Originally created 08/20/04

Ivery honor marks comeback



ATLANTA - It was natural.

Eddie Lee Ivery was just doing what he did best.

What he'd done as a boy playing in the back yard. What he'd done as the best football player in Thomson High School's history. What he'd done as an NCAA record-setter at Georgia Tech. What he'd done, despite three major surgeries, for nine years in the National Football League.

Eddie Lee Ivery ran.

Only now it wasn't the bruising bullies of the college ranks or the NFL that he sought to elude.

It was someone more intimidating, a lurking, unfamiliar foe that his soul had warned him he would meet one day.

That day came in late 1998 when, after a night of binge drinking and drug use, Eddie Lee stumbled into his aunt's bathroom and was caught by a mirror.

What a curious reflection greeted him in his haze of marijuana and a half-case of beer.

Who was this individual staring back? No one he'd ever seen, he thought.

He first saw the unshaven stubble, pock marks and frizzed-out hair.

Then he looked into the mirror, behind the bloodshot eyes. He saw anger, pain and shame.

"I didn't know who I was looking at," he said. "I really didn't."

That was the first encounter between Eddie Lee Ivery the football player, a celebrated hero and role model to masses, and Eddie Lee Ivery the person, a broken-down man with no sense of direction.

The meeting came nearly 10 years after his football career had passed. It almost came too late.

His wife and two children had walked out on him several years earlier. He bounced from unstable job to unstable job. His addictions to drugs and alcohol were devouring him, conquering more of him with each passing day.

"The things that I loved were my family and football. The things that I knew were all gone," he said. "Once that was gone, it was, ëWhere's Eddie Lee Ivery the person?' I'd always lived on the hype of Eddie Lee Ivery the football player. I'd never dealt with Eddie Lee Ivery the person.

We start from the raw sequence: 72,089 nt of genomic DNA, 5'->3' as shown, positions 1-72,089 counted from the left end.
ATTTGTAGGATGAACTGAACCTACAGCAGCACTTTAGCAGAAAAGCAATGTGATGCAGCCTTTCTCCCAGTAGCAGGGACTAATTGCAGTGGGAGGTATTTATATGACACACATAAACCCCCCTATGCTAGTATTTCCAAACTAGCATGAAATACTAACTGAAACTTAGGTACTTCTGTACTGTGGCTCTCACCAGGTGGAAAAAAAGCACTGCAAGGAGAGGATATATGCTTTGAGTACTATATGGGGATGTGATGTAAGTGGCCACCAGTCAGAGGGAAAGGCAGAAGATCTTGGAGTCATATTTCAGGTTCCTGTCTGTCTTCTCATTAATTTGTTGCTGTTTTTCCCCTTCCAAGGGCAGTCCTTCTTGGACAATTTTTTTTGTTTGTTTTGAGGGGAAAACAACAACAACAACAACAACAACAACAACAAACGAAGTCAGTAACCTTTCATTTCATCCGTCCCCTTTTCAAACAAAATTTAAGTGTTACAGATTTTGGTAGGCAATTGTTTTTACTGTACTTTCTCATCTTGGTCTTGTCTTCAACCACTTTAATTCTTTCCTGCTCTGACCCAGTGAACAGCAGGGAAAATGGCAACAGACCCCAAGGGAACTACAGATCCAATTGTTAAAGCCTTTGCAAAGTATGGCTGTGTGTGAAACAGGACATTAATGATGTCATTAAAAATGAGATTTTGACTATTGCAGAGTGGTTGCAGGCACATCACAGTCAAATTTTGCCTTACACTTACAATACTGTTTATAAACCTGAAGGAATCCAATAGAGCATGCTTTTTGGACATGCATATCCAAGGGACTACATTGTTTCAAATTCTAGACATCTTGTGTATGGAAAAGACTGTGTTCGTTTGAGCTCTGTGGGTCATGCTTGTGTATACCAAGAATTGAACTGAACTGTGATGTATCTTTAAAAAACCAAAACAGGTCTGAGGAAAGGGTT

"I couldn't go on like that anymore."

Deep into the night of Oct. 28, 1998, Eddie Lee walked out the front door of his aunt's home, fell to his knees a few steps later and began to cry out to God, asking for help.

He went to Atlanta the next day and checked into a long-term addiction treatment facility.

Eddie Lee Ivery had stopped running.

Thomson always loved Eddie Lee Ivery.

That's why so many will show up tonight for the 7:30 game against Elbert County, when he will become only the second player in Bulldogs football history to have his jersey retired. Legendary punter Ray Guy was the first.

It's far more than a night of recognition. It's not just a ceremony to honor an NFL great.

Tonight, a community will fully re-embrace a hero it thought it had lost.

"I think it's a realization that most of us here in Thomson believe he's truly turned his life around," said John Barnett, who played with Ivery in high school and now is a Bulldogs assistant coach. "He's become the person we always thought he was."

Barnett says his blocking as an offensive lineman had little to do with Ivery's success as a Bulldog.

"He did fine on his own," he said. "We tried to stay out of the way more than anything else."

His senior year, Ivery rushed for more than 1,700 yards in 10 games.

Barnett and everyone else in McDuffie County watched every Georgia Tech and Green Bay game they could find on television. They checked box scores. They cut out each article that mentioned his name.

Thomson could not get enough of their humble hometown lad doing well for himself.

After Ivery retired from the NFL in 1988, they heard he was trying to get into coaching somewhere in Florida. They wished he'd come back and help out with the Bulldogs. He did in 1990.